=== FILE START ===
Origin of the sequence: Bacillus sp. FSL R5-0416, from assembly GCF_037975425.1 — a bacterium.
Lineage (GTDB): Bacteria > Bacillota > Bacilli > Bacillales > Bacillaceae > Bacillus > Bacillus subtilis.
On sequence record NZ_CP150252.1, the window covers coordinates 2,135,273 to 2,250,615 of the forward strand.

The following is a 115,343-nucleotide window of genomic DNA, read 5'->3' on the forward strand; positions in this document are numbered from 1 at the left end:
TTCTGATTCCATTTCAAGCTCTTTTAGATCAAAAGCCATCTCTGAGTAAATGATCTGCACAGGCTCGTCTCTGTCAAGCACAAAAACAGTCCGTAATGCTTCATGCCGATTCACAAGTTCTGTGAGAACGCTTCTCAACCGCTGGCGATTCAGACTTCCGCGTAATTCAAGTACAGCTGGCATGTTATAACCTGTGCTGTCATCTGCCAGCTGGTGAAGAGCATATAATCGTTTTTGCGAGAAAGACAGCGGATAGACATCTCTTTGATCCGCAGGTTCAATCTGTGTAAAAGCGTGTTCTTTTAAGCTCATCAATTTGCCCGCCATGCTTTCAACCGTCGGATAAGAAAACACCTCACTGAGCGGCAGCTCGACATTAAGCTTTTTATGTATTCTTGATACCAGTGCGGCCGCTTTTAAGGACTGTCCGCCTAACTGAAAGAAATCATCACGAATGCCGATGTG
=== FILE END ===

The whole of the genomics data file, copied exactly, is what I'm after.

Origin of the sequence: Bacillus sp. FSL R5-0416, from assembly GCF_037975425.1 — a bacterium.
Lineage (GTDB): Bacteria > Bacillota > Bacilli > Bacillales > Bacillaceae > Bacillus > Bacillus subtilis.
On sequence record NZ_CP150252.1, the window covers coordinates 2,135,273 to 2,250,615 of the forward strand.

The following is a 115,343-nucleotide window of genomic DNA, read 5'->3' on the forward strand; positions in this document are numbered from 1 at the left end:
TTCTGATTCCATTTCAAGCTCTTTTAGATCAAAAGCCATCTCTGAGTAAATGATCTGCACAGGCTCGTCTCTGTCAAGCACAAAAACAGTCCGTAATGCTTCATGCCGATTCACAAGTTCTGTGAGAACGCTTCTCAACCGCTGGCGATTCAGACTTCCGCGTAATTCAAGTACAGCTGGCATGTTATAACCTGTGCTGTCATCTGCCAGCTGGTGAAGAGCATATAATCGTTTTTGCGAGAAAGACAGCGGATAGACATCTCTTTGATCCGCAGGTTCAATCTGTGTAAAAGCGTGTTCTTTTAAGCTCATCAATTTGCCCGCCATGCTTTCAACCGTCGGATAAGAAAACACCTCACTGAGCGGCAGCTCGACATTAAGCTTTTTATGTATTCTTGATACCAGTGCGGCCGCTTTTAAGGACTGTCCGCCTAACTGAAAGAAATCATCACGAATGCCGATGTG